Inequality. Inequality is most subversive as it hides under the coverings of entitlement—namely, that which one cannot afford but claims to deserve as a right (e.g., an affordable mortgage, educational loans, unemployment benefits, national health insurance, etc.). To demand something for nothing is not new, as with the brother who told Jesus, “Tell my brother to divide the inheritance with me” (Luke 12:13).

Even the issues of marriage and marital fidelity (Matthew 19:10), national identity (Acts 1:6), and immigration (Leviticus 19:24) are not new. The expressions are different perhaps, but the issues we face are common and universal.

Personal Reformation, Worldwide Transformation

The 2008 Presidential candidates are all talking about how they will bring change to the federal government. If, as Christians, we put the hope of our votes to this end, we will be disappointed. True change is first individual and communal, then national and global. Instead of asking, “How will our next President bring change for the better?” we should be asking, “Where is God calling me to change?” Thispersonal reformation occurs in the context of the means of grace: prayer, the preached Word, and fellowship with the people of God. Only as there is personal reformation can worldwide transformation—that universal Shalom foretold in Jeremiah 31:31-37—come about.

Early in Israel’s national history, godly kings led the people in godliness. But later on, not even the godliness of the king (when there was such a king) was sufficient to bring national revival from widespread individual sin (cf. 2 Kings 14:1-4). The dictates of the Law, their Judges, Kings, and Prophets altogether were insufficient. The people of Israel needed what we need today—a new heart, a heart of flesh (Ezekiel 11:19).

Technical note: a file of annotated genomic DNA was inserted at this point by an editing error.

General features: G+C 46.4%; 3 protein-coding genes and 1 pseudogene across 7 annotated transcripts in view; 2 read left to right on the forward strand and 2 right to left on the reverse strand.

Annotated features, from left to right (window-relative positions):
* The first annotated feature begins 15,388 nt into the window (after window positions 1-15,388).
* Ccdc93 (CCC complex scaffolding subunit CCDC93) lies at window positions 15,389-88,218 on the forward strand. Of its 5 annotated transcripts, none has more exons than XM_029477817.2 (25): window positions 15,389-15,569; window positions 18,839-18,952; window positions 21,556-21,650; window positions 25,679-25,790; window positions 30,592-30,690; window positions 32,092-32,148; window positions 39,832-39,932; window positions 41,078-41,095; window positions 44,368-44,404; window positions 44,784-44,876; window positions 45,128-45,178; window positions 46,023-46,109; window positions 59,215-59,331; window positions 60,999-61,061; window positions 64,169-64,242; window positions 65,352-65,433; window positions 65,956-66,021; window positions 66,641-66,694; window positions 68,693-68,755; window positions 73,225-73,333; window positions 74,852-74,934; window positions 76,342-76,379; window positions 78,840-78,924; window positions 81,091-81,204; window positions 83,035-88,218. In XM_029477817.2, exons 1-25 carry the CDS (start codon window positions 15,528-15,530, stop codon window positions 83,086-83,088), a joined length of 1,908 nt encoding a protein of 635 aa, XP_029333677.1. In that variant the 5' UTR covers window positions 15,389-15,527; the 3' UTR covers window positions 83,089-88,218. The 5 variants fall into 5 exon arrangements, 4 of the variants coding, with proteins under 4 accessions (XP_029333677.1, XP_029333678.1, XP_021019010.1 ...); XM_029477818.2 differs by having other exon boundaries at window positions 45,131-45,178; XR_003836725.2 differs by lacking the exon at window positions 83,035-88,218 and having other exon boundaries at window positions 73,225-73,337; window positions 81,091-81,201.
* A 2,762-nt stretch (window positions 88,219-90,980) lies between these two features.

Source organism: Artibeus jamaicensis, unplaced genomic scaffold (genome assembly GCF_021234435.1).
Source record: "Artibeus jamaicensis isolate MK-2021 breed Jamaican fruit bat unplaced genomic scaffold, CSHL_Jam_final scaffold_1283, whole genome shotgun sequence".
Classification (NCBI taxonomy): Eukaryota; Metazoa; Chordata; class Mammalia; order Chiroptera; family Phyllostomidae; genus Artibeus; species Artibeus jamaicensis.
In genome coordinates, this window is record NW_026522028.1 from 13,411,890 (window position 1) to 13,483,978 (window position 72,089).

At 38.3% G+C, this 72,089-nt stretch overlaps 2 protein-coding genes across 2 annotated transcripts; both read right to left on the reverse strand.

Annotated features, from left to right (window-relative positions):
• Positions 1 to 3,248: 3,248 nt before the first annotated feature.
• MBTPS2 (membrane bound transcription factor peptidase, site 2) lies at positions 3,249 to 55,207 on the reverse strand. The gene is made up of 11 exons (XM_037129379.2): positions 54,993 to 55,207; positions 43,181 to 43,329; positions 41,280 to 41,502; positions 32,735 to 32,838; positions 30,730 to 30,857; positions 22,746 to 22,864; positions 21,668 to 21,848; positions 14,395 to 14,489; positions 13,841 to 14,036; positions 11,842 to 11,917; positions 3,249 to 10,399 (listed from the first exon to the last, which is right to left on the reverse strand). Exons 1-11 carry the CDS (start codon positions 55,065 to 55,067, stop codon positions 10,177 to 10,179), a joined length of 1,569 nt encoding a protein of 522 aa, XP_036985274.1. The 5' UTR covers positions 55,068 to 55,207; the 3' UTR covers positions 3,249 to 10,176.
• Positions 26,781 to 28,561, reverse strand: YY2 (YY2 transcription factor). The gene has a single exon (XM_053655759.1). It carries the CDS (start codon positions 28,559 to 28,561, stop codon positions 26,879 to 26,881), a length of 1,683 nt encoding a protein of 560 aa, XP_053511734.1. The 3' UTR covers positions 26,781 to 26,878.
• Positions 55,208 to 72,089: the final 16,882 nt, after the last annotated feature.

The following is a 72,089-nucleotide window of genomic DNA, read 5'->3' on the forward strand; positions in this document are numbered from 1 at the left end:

Personal reformation means being changed by the voices of believers outside our context—on financial and material realities, on theological topics, and on every other aspect of life. Personal reformation involves an examination of what we pursue (e.g., fame, power, material comfort, affluence, sex, peaceful retirement), whom we pursue (e.g., our children, spouse, neighbors, friends, enemies), and why we pursue them (e.g., our glory and security, or God’s glory and praise). We become free to let God change us as we recognize the extent of His great love: For those in Christ Jesus, God loves us completely even if we never change. In that assurance there exists the power of change.

As the indwelling Spirit of God transforms us personally, we become participants in worldwide transformation—a transformation that is communal, local, national, and global. To suppose that this transformation can come about initially through a ballot is to elevate government to a level it was never meant to occupy. Our “weapon” in this cause of transformation is no more a ballot than a gun—it is, rather, the full armor of God. Our chief weapon is the Sword of the Spirit, which is the Word of God. Armed with that, we are called to this perpetual action—stand fast and pray (Ephesians 6:13, 17-19). Prayer is the primary means by which personal reformation begins to have a global effect. Prayer in the Spirit is the means by which we participate in the cultural renewal of this and every nation. Too often our pens, our checkbooks, and our ballots play substitute to our greatest weapons. It is time to live as though Christ is our King, and ask that His kingdom would come.